Ordinarily, a ratio of 25:1 would ring the death knell for a punitive damages award. But just as a 1:1 ratio is not always a safe harbor, a double-digit ratio is not always indicative of a punitive award that exceeds constitutional bounds.
Last week, I posted the first installment of a two-part series on recent excessiveness decisions. In this second installment, I discuss two additional excessiveness decisions.
This case involves allegations that Volkswagen used so-called defeat devices to evade federal and state emissions test procedures. After more than 1,000 vehicle owners sued Volkswagen, alleging fraud and California statutory claims, the company entered into two settlements. Ten vehicle owners opted out.
Continue Reading An Update On Recent Excessiveness Decisions: Part II
During the past couple of months, courts have been busy addressing excessiveness challenges to punitive damages awards. In this post, I discuss two recent decisions. In a second post, I will cover two additional decisions.
This is a class action under the Fair Credit Reporting Act (“FCRA”). In essence, the plaintiffs alleged that TransUnion included in their credit reports an erroneous notification that they are on a government terrorist watch list.
Continue Reading An Update On Recent Excessiveness Decisions: Part I
Last summer, my colleague C.J. Summers and I posted a report about Saccameno v. U.S. Bank National Association, a Seventh Circuit case in which we had filed an amicus brief on behalf of the Chamber of Commerce of the United States.
In late November 2019, the Seventh Circuit issued an opinion reducing the punitive damages to a 1:1 multiple of the compensatory damages, agreeing with both the bottom line and a good deal of the analysis in our brief. And in late January 2020, the court denied the plaintiff’s rehearing petition.
Continue Reading Seventh Circuit Agrees With Mayer Brown Amicus Brief That $3 Million Punitive Damages Award Was Unconstitutionally Excessive
Last October, I reported on the $8 billion punitive verdict returned by a Philadelphia jury against Johnson & Johnson in a case alleging that the company had failed to warn that its antipsychotic drug Risperdal could cause young men to develop breasts.
I expressed the view that a punishment of this size in an individual case is proof positive that the jury was animated by passion and prejudice and that a reduction of the punitive award would therefore be an inadequate remedy.
Regrettably, the trial court overlooked the fact that preposterous awards like this are indicative of a malfunctioning jury and instead merely reduced the punitive damages to $6.8 million—ten times the compensatory damages.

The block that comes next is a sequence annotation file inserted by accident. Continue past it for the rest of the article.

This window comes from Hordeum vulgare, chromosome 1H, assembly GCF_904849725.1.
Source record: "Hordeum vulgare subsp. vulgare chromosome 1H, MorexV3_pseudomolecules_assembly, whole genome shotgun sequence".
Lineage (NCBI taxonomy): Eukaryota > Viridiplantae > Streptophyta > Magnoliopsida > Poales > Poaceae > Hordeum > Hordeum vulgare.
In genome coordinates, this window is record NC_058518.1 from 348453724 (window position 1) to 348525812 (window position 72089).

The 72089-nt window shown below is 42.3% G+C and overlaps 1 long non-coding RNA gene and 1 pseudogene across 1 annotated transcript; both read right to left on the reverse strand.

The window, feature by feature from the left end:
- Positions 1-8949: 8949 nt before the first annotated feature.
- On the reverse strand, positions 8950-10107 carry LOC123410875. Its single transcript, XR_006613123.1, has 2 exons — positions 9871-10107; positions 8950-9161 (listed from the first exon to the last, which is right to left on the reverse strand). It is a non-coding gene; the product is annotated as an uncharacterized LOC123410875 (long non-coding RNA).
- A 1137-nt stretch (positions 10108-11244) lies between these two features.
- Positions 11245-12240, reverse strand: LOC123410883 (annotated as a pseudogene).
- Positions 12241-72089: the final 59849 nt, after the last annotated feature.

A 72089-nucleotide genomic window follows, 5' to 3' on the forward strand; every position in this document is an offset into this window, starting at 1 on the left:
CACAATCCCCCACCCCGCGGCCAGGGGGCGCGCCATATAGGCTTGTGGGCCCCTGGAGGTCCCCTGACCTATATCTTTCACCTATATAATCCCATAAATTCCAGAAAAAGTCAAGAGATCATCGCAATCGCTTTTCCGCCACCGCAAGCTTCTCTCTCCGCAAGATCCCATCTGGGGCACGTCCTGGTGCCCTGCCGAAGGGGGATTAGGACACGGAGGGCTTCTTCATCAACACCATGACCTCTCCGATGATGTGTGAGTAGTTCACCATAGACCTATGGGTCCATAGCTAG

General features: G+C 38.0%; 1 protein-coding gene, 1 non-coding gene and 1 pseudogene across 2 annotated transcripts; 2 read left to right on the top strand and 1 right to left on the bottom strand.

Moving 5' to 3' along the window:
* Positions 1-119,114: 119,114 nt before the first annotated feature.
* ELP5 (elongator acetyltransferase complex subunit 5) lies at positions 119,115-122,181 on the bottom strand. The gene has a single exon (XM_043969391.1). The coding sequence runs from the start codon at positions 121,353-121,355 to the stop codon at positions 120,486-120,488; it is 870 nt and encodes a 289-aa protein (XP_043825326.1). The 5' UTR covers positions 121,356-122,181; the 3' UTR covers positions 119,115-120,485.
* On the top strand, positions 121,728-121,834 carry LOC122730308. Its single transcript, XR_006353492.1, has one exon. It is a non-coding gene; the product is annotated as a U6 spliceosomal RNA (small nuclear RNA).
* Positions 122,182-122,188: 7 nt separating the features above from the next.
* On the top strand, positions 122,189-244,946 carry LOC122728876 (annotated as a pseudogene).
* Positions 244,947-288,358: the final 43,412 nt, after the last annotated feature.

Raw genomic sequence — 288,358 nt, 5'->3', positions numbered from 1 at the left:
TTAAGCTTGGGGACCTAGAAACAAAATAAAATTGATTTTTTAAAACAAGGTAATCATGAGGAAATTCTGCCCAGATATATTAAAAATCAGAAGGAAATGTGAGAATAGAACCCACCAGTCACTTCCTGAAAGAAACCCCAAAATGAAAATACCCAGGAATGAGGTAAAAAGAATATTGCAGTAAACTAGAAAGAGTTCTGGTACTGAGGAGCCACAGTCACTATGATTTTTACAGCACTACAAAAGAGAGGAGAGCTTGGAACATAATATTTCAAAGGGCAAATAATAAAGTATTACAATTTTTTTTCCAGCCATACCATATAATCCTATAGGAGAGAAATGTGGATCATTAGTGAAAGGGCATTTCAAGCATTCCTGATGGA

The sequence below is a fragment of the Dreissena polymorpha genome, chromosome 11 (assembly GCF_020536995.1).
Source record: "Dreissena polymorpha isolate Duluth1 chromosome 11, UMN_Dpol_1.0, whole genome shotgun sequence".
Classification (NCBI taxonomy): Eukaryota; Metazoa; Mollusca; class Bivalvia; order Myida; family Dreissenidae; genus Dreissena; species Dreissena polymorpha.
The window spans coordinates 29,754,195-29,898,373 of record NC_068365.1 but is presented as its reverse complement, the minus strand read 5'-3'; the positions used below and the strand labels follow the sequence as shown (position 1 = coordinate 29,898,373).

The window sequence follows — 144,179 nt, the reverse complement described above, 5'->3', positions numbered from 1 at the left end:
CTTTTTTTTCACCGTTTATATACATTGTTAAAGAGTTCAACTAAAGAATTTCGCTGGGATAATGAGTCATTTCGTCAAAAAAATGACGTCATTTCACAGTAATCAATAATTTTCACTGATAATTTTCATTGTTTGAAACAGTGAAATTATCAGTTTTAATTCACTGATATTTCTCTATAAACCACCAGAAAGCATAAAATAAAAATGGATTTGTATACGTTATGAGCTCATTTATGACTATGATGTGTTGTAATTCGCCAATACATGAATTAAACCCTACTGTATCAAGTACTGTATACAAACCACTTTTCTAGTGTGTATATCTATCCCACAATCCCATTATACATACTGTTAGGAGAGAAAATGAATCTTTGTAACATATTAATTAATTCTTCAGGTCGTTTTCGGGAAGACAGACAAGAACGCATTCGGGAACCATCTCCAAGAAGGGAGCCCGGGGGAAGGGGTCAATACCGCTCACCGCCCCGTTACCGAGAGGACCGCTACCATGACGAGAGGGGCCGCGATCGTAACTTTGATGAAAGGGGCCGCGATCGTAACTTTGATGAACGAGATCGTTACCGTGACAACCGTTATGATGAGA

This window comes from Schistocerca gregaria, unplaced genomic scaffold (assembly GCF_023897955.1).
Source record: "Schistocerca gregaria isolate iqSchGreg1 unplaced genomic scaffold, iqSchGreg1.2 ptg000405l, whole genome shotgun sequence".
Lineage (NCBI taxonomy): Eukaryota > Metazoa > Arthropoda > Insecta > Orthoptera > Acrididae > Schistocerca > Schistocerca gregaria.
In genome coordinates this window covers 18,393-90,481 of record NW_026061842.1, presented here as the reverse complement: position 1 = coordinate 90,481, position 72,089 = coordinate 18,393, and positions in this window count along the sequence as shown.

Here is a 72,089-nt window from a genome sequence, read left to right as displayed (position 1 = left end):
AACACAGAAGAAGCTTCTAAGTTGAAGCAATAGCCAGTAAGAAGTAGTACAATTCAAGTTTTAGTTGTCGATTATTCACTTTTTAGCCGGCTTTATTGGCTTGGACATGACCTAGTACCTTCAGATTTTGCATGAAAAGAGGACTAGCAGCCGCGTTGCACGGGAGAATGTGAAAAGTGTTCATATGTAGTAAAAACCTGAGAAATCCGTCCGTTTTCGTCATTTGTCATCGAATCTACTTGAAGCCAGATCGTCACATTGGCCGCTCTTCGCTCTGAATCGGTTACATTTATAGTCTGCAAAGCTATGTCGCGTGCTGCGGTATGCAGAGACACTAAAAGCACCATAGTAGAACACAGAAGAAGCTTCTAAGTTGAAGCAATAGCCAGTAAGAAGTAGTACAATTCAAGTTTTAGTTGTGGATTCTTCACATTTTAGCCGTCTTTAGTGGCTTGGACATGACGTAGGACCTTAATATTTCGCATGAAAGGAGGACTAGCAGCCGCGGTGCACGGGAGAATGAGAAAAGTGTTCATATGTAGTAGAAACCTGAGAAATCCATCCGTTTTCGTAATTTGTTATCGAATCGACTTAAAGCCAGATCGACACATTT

Continue Reading A $6.8 Million Band Aid
Although the Supreme Court identified three guideposts for evaluating whether a punitive award is unconstitutionally excessive 23 years ago in BMW v. Gore and refined those guideposts 16 years ago in State Farm v. Campbell, lower courts continue to make conceptual errors interpreting and applying the guideposts. The Seventh Circuit will have the opportunity to address and rectify several such errors made by a district court in upholding a $3 million punitive award in Saccameno v. U.S. Bank National Association.
Continue Reading Mayer Brown Submits Amicus Brief For Chamber Of Commerce In Seventh Circuit Appeal Involving Proper Application Of Punitive Damages Guideposts
Usually, when a defendant gets a punitive award reduced to the same amount as the compensatory damages, it considers that a victory. But while such a reduction recently saved Johnson & Johnson $15 million, I don’t think that it should be satisfied with the result.
Continue Reading Federal District Court Reduces Punitive Damages To Amount Of Compensatory Damages—But That’s Still Not Enough
Over the years, we have reported on many cases in which courts adhered to the Supreme Court’s guidance in State Farm (and Exxon Shipping Co. v. Baker) that, when compensatory damages are “substantial, a 1:1 ratio of punitive to compensatory damages may be the maximum that due process allows. Recently, however, two state courts deviated from that trend and held that a 2:1 ratio was the constitutional maximum.
Continue Reading Is 2:1 The New 1:1?
In State Farm Mutual Automobile Insurance Co. v. Campbell, the Supreme Court strongly implied that in some cases even a 1:1 ratio of punitive to compensatory damages might be too high. In Torres v. B/E Aerospace, Inc., the California Court of Appeal took that hint to heart.
Continue Reading California Court Of Appeal Affirms Remittitur Of Punitive Damages To Lower Than 1:1 Ratio
Only three months after AbbVie obtained a retrial of a case in which a jury had imposed $150 million in punitive damages without awarding any compensatory damages, a new jury awarded the same plaintiff $200,000 in compensatory damages and $3 million in punitive damages.
Continue Reading New Jury Imposes Disproportionate Punitive Award In AbbVie Retrial